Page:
– “Thank you!”  “Goodbye” etc. as people leave the room.


I smell

– An indistinct food smell.  Vaguely fried, but not distinctive enough for me to make it out.  I can’t see what is on the menu from my vantage point.


I feel

– A refreshing breeze when someone opens the doors that exit out to the Quad and the outdoor staircase.

– A divot in the bottom of the chair I am sitting in.  Clearly, many many students have also sat here.  It could use a bit more stuffing.

– The well worn wood of a long table where I have left my belongings.  My foot is propped up on the lower side of the table.


Nothing to taste, as I didn’t go in to eat.  There’s your Five Senses, Deac friends and family.

— by Betsy Chapman

Fall Is Coming

It was a hot one yesterday, but with every passing day in September, we get a little closer to fall.  So here’s a few fall things your Deacs can look forward to.

home-page-fall home-page-fall-3Fall leaves – Wake is glorious and transcendent in the fall.  Typically the best of our fall leaves come around mid-to late-October or early November.  So it is likely you won’t see their full glory during Family Weekend, but you’ll get a taste of it.   My favorite fall leaves spot is Reynolda Road near Reynolda Village.  The trees form a canopy over the road and it is a gorgeous drive down that stretch of road.

reynolda road fall WSJCooler weather in the great outdoors – Your Deacs will be able to see the fall splendor on our own campus, by taking a walk through the woods on the walking path to Reynolda Village and Reynolda Gardens, or by taking a drive up Highway 52 and hiking at Pilot Mountain or Hanging Rock.  If they want to venture farther away, the Blue Ridge Parkway is about an hour and a half from campus and makes for a great day trip.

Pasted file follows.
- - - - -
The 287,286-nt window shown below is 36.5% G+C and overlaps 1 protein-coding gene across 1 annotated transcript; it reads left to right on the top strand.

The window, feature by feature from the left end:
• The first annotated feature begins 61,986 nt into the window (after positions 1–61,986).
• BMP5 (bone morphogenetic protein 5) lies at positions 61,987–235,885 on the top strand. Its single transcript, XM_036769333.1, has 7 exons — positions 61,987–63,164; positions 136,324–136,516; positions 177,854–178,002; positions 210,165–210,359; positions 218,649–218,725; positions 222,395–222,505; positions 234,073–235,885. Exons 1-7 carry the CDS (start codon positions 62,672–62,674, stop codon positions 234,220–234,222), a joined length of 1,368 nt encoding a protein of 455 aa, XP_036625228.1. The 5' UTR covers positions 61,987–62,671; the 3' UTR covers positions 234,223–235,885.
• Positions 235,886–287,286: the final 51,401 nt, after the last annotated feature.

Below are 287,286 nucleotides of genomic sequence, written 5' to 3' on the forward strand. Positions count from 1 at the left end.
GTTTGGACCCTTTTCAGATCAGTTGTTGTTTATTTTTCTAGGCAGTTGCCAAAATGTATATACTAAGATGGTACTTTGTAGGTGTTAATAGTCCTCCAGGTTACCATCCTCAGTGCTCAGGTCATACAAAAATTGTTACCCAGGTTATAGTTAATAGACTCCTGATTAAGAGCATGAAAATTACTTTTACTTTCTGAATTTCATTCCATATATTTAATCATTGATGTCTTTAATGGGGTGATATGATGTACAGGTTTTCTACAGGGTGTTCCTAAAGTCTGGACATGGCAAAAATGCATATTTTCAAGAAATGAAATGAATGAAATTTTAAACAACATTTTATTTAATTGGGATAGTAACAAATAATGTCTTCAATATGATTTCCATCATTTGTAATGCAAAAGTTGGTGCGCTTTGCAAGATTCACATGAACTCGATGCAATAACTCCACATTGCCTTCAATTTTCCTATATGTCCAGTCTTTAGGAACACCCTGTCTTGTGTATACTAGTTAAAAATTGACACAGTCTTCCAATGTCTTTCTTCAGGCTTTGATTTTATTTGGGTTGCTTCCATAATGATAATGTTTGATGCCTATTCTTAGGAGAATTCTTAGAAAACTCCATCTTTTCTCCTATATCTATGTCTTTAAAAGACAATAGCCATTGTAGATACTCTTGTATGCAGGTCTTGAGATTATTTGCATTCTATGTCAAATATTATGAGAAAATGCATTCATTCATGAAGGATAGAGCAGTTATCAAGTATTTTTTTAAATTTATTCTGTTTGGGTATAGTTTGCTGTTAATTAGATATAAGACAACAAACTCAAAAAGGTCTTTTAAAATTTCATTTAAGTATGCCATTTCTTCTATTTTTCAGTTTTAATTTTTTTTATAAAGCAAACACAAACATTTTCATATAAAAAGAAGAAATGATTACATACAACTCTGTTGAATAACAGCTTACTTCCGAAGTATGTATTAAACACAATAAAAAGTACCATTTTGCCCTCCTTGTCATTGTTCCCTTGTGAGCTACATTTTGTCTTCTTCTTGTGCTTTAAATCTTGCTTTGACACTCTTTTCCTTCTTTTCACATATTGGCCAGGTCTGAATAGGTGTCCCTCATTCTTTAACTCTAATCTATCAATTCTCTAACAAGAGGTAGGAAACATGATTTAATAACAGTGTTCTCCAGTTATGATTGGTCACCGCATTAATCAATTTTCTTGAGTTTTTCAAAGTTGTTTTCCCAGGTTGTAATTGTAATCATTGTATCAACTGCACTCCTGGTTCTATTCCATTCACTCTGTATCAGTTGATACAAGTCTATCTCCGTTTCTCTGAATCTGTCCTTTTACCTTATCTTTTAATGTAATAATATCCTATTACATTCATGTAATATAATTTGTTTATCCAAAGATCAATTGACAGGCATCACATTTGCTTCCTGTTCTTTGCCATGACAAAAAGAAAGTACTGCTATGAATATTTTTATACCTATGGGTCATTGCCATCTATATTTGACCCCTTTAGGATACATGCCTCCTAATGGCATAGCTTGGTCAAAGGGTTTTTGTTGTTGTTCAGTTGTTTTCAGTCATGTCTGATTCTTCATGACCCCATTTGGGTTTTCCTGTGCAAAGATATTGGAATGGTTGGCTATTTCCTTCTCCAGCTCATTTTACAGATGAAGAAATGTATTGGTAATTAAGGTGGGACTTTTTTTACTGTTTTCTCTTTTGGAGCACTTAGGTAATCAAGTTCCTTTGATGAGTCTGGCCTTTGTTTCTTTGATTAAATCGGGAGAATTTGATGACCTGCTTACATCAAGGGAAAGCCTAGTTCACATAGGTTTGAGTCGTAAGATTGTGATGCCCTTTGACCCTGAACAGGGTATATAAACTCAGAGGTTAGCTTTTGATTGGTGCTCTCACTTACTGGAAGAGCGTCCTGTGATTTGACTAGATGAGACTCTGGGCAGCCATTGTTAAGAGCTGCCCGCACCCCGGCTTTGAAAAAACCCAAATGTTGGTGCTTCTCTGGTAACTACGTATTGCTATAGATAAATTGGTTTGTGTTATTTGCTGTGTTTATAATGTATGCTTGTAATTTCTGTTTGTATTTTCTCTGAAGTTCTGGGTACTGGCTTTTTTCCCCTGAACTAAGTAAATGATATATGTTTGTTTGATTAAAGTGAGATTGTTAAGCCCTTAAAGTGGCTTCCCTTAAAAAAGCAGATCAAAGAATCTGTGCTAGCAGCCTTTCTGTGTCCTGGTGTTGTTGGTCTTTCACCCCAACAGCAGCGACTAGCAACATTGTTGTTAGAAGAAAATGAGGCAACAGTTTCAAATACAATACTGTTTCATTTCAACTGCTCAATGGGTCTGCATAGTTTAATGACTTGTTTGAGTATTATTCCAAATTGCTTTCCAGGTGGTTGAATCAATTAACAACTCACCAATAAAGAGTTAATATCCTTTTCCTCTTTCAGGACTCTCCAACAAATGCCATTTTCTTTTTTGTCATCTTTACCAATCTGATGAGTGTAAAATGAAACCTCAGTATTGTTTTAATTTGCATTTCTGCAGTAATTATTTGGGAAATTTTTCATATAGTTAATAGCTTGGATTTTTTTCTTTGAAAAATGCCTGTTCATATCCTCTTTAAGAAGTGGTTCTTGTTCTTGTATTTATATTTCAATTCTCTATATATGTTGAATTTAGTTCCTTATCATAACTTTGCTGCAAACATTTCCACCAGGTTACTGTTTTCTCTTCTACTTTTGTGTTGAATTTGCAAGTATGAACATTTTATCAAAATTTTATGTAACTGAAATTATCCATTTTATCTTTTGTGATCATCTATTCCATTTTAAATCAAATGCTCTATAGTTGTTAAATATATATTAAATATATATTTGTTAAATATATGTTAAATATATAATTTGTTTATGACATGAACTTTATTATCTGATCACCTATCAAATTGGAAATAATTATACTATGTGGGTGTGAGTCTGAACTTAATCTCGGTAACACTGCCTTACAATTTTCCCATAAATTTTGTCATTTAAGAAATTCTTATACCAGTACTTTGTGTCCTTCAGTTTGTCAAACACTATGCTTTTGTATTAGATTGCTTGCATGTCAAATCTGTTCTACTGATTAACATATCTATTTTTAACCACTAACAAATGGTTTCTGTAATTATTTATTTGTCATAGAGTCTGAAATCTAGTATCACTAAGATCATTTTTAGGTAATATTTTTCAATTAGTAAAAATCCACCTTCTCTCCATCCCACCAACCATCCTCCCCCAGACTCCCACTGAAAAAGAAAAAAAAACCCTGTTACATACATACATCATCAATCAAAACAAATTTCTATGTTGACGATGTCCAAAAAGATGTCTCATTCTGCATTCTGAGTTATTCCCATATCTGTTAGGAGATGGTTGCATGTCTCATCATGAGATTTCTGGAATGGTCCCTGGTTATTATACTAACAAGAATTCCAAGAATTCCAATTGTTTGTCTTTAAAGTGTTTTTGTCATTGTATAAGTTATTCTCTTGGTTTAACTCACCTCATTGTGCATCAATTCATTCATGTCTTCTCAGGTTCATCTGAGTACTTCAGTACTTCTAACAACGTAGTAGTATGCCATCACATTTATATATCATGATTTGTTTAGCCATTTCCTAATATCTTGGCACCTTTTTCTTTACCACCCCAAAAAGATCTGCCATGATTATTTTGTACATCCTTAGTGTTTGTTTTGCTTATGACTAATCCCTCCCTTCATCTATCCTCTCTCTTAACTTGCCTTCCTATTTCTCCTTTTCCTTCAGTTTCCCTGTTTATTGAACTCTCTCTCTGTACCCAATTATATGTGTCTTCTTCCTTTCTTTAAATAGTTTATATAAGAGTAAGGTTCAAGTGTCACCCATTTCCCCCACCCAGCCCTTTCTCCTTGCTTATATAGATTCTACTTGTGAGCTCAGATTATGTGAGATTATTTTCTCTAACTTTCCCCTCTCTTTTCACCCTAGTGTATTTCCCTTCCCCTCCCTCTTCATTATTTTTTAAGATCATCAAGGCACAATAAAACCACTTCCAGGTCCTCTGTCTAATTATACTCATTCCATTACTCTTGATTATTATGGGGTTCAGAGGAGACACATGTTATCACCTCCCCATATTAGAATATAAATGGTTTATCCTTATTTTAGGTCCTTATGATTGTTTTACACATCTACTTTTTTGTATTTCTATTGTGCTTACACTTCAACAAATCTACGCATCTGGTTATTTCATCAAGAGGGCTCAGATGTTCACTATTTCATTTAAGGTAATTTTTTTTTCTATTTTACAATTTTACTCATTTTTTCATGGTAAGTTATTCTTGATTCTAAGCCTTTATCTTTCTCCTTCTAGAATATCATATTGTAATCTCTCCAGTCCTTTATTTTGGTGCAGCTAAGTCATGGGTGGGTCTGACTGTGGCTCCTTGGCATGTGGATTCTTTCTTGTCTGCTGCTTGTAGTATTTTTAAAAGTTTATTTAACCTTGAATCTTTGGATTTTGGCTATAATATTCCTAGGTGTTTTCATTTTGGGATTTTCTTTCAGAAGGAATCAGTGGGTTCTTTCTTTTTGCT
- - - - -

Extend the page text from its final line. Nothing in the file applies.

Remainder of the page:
Dixie Classic Fair – held at the fairgrounds just behind the LJVM Coliseum, the Dixie Classic Fair had over 300,000 visitors last year.  There are carnival rides and all sorts of food (and crazy food at that – fried butter, fried oreos, fried snickers bars, etc.)  Your Deacs can go from October 2-11.  It costs $ to buy rides for tickets, but they could get free general fair admission on one day if they bring canned food.  Even if your Deac isn’t a fair kinda gal/guy, it is great people watching. Details here.

Seasonal food – everyone knows about Starbuck’s Pumpkin Spice Lattes, but Dewey’s, our local (and FABULOUS) cake bakers will start making pumpkin spice cake squares starting October 1st.  Dewey’s is quite close to campus, just off Reynolda Road in the Reynolda Manor shopping center.  And Krispy Kreme will also be offering seasonal favorites – from footbal shaped donuts to pumpkin flavored ones.

I’m ready for jeans weather and crunchy leaves on the ground and a good stiff fall breeze.  Are you?

And we’ll close today with a bit of business from our friends in Campus Dining:

Dining Update
This is a friendly reminder that the last day to upgrade your students Meal Plan is September 15th! You can also add Food Dollars or Deacon Dollars to your students account through our website at at any point during the semester.


by Betsy Chapman

A Few Words on Academics

First football game of the season was lastnight.  It was a warm one, but the important part is that the Deacs won!  Score was 41-3; recap here.  I’d take a repeat of that score every game day, thank you very much :)